Debra Kidd has recently had her views on education published in articles in The Independent (http://www.independent.co.uk/news/uk/politics/teachers-speak-out-against-michael-goves-lists-of-facts-curriculum-8572623.html) and The Guardian (http://www.guardian.co.uk/teacher-network/teacher-blog/2013/apr/12/michael-gove-teacher-petition-curriculum-plan) She’s been outspoken in criticising our Secretary of State for Education, and in standing up for education that genuinely meets the learning needs of all children.
In this post we’re re-blogging an article Debra wrote for her own blog, “Love Learning” http://debrakidd.wordpress.com/about/ – “A Royal College of Teaching – A view from the Grass”
3Di strongly supports the creation of a Royal College of Teaching to lead on professional matters and to help remove education from the political arena. In Debra’s own words,
“I am excited by the prospect of a Royal College of Teaching. I am proud to stand in support of it and will do all I can to assist. I believe it could achieve a level of consistency and trust in education that has not been seen for decades, if ever. It will raise the status and morale of the profession – if it truly represents us – and, most importantly of all, it will give the children of this country some stability and security. And that cannot come quickly enough.”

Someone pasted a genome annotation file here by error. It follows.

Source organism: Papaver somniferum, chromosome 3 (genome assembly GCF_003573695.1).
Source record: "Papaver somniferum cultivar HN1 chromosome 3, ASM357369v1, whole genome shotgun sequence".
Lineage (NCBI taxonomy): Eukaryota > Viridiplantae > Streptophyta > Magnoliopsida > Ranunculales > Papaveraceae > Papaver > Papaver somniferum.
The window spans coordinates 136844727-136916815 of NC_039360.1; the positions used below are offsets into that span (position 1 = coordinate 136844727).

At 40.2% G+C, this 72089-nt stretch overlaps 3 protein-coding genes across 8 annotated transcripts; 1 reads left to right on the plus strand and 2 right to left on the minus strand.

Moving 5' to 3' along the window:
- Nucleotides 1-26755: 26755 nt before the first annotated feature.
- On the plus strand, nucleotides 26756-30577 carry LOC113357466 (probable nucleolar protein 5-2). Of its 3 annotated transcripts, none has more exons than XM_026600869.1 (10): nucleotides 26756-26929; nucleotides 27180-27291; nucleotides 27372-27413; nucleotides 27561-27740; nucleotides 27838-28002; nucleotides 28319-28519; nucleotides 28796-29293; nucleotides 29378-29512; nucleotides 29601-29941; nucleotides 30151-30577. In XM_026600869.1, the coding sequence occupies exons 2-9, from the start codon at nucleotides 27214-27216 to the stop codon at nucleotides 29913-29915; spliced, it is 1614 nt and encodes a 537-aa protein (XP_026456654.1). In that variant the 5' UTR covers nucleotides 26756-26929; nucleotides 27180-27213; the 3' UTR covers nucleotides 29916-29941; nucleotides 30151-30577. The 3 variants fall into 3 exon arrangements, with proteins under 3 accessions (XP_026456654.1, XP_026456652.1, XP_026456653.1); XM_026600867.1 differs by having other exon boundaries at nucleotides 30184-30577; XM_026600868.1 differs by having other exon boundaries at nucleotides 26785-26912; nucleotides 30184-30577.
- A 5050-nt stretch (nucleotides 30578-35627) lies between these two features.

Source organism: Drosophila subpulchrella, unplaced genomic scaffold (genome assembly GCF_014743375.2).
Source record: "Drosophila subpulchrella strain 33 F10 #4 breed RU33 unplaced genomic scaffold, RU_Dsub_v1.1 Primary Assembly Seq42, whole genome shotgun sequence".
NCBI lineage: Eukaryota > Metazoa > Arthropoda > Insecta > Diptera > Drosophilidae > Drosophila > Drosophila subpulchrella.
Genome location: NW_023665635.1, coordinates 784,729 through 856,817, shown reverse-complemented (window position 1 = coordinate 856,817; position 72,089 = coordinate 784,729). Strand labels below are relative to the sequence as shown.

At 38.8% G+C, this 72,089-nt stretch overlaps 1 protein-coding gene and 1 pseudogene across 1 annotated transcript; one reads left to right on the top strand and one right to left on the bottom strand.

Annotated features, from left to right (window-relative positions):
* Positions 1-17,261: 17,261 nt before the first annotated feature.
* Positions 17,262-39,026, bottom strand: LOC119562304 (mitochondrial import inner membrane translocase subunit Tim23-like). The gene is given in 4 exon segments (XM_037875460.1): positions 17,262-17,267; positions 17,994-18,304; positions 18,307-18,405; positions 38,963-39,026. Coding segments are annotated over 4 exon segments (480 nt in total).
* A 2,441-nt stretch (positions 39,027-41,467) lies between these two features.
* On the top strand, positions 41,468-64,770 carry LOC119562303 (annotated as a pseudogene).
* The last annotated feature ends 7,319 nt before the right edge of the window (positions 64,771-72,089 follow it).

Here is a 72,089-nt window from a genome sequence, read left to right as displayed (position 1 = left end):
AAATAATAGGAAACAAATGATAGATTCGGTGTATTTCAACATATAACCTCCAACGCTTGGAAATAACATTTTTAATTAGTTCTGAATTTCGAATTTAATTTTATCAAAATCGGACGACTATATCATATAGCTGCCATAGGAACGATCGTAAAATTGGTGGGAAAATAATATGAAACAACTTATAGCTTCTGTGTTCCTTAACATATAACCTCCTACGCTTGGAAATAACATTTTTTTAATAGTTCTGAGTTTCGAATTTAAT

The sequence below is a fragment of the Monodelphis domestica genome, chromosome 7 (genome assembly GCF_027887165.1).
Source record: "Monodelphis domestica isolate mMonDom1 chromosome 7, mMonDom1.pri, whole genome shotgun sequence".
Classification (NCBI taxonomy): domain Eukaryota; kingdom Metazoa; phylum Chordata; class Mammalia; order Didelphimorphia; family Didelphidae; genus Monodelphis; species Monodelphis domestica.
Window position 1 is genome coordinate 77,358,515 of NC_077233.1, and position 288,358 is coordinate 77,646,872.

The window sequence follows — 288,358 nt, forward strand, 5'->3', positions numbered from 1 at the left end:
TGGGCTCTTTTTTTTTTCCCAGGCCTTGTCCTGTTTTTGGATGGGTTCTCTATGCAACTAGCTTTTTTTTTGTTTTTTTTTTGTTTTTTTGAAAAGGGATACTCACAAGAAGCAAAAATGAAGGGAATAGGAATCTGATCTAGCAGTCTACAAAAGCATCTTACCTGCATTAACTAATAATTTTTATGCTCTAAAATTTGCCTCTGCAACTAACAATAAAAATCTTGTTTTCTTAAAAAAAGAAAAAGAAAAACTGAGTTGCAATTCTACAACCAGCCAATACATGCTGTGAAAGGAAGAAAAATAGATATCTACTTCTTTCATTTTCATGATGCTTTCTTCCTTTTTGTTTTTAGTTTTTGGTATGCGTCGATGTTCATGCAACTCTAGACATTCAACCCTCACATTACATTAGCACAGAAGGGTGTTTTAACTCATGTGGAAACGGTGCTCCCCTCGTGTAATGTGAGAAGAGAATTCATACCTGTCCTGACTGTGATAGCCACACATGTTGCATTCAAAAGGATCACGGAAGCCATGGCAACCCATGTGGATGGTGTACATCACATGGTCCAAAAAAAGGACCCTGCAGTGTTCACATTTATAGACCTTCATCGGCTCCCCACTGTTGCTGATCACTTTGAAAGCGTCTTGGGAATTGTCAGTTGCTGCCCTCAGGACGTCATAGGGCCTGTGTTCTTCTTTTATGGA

A lot has happened in the past month. A blogpost turned into a letter, which turned into a petition, which ended up as a political football and I found myself thrust into a limelight I’ve found bewildering to be honest. Nevertheless, the overwhelming support has shown me that there is a genuine desire in the profession for educational accountability structures, pedagogy and curriculum design to be removed from the vagaries of party politics. So it was exciting to see the publication this week of a series of essays on the subject of the creation of a Royal College for Teaching. My first thoughts were:-
2. Where is the teacher?
There were some brilliant essays in there. Hopeful, ambitious, unifying thinking by wonderful minds. But not one of them currently a practising classroom teacher. When disappointed, I’ve learned, you have two choices:-
Here is my…
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